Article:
Belleville has been on my list of places to visit for ages. The area of Paris where all the indie models and artists seem to hang out, Belleville has been said to be the ‘Shoreditch of Paris’: cool cafés, vintage shops and lots of trendy locals.
Located in the 20th Arrondissement, Belleville is surprisingly hilly, compared with the flatter centre of the city. We marched up the straight street, burning off our brunch in the meantime, and tried to get the classic photo from the top of the hill. It was biting cold, and the sky wasn’t quite clear enough for the perfect view, but we got the gist anyway – you can even see the Eiffel Tower in the background!
After navigating the many streets of Chinese restaurants, we managed to find Rue Denoyez, the little passage famous for its street art. This is apparently the one place in Paris where graffiti is allowed, and both local and well-known artists go there to contribute to the colourful walls. It was nice to see people out there with their spray cans, even on the coldest of Saturday afternoons!
We then headed to Parc des Buttes Chaumont, a beautiful park we saw on Instagram in the summer and have been desperate to visit ever since. An old quarry which Napoleon turned into a park in 1867, Buttes Chaumont is full of stunning rocks and cliff faces. Little bridges have been constructed between the rocks, and there is even a little temple at the top of the central point. Admittedly, the park might be even more enjoyable in the summer, when locals flock there with picnic hampers, but we had a very nice walk nonetheless, and even stumbled across a wedding party.
Having warmed up our fingers over a cup of tea, we rambled back through the lower sections of the quartier, stopping at a couple of shops along the way. Le Monte en l’Air, a really cute little book shop by rue Menilmontant, is a must-see – apparently the shop assistants have all read every book in the new releases section. We also visited Vintage 77, which we’d read about on the Hip Paris blog, but there wasn’t much in this little shop that you couldn’t find in one of the great vintage shops in the Marais…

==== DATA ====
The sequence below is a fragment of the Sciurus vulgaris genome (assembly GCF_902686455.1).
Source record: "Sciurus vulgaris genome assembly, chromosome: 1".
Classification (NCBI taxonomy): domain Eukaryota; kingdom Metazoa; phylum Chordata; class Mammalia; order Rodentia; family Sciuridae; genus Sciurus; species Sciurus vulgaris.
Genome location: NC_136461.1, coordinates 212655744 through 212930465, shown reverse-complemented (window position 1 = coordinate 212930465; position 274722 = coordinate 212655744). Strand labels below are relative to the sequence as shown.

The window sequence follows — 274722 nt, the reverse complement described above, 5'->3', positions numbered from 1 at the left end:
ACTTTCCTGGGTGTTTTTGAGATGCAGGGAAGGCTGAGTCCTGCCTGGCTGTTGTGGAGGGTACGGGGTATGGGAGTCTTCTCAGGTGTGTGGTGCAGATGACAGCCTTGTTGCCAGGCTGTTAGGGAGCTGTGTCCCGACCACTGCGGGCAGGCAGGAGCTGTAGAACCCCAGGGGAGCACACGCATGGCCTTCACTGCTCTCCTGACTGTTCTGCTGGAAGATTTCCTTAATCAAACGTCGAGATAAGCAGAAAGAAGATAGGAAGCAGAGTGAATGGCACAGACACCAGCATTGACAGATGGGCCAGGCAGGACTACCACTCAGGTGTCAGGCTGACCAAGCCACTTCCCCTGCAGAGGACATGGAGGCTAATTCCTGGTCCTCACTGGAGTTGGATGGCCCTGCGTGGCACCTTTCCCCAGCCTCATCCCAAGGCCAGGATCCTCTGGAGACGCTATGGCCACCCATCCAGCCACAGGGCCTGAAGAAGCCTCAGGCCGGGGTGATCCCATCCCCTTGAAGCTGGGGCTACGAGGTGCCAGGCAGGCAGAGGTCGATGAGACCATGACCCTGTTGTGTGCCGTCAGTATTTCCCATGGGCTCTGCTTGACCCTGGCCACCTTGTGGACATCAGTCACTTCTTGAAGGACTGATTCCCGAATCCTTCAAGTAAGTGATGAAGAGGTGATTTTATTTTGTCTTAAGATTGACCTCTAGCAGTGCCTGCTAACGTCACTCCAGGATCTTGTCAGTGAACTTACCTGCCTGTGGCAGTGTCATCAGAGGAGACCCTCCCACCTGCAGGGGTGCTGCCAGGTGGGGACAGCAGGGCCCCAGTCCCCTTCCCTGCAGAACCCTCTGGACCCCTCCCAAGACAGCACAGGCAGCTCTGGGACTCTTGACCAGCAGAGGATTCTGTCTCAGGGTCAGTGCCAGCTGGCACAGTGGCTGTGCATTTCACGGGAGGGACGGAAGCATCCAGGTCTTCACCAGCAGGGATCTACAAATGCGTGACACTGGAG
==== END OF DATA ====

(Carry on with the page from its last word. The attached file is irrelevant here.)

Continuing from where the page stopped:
We walked back home via le Parc de Belleville, another pretty park with great views of the city. You can see the Tour de Montparnasse, the roofs of Pompidou, and the Eiffel Tower, which was barely visible on this overcast Saturday.
Later on we enjoyed a boozy dinner at Buvette, a trendy bistro in Pigalle which we’d been wanting to check out for months. Originally based in New York, Buvette is famous for its cocktails and its comforting, tapas-style dishes. We decided to share a few of the plates and work our way through the drinks menu. Despite the restaurant’s American origins, the food we tried was actually pretty French: a lot of cheese, herby moules, coq au vin, mousse au chocolat and our first taste of l’os à moelle – fatty but delicious bone marrow which you spread on great hunks of baguette!
Sunday was one of those lovely cosy, lazy days. Hiding from the cold and rain, we went for mulled wine near Canal Saint Martin while waiting for the bar at Le Comptoir Général to open (it was still lunchtime). Le Comptoir is probably a bit too cool to be described as simply ‘trendy’. A bohemian cafe/cocktail bar/concept shop/general lounge area, with a Brazilian/African vibe, this place is perfect for people watching.
One rum punch down, casually lounging on the comfy sofas, we realised the crowd on this particular Sunday afternoon was even more ‘trendy’ than normal. Turns out that some American documentary on Black Dandyism was being filmed: cameras were installed in the centre of the room, music started playing, and these ‘black dandies’ proceeded to strut their stuff for the film crew. I can’t pretend we had known it was going to happen, but it was a very cool event to stumble across. I have since learned that this was part of the ‘Salon de l’Homme’ which was taking place in Paris that weekend. I have since done some reading up on the dandy ‘trend’ (Dandyism isn’t really a trend, but a lifestyle) – I had no idea that there are so many layers of thought behind the Dandy’s impeccable appearance.
What actually struck me the most about my Comptoir Général experience was just how un-Parisian the whole thing was. You wouldn’t be surprised to stumble across a similar gathering in London, but the combination of the colour, energy and show-offish-ness was just so different to the stereotypical chic, understated Parisian. People seemed a bit less self-conscious and more at ease than anywhere I’d been for a while – it was a nice change to see a bit of colour and energy after a lot of chic, black clothing and sophistication!
Observing from the sidelines, I still felt very uncool, but that happens whether I’m on the streets of Shoreditch, Paris, or even Oxford!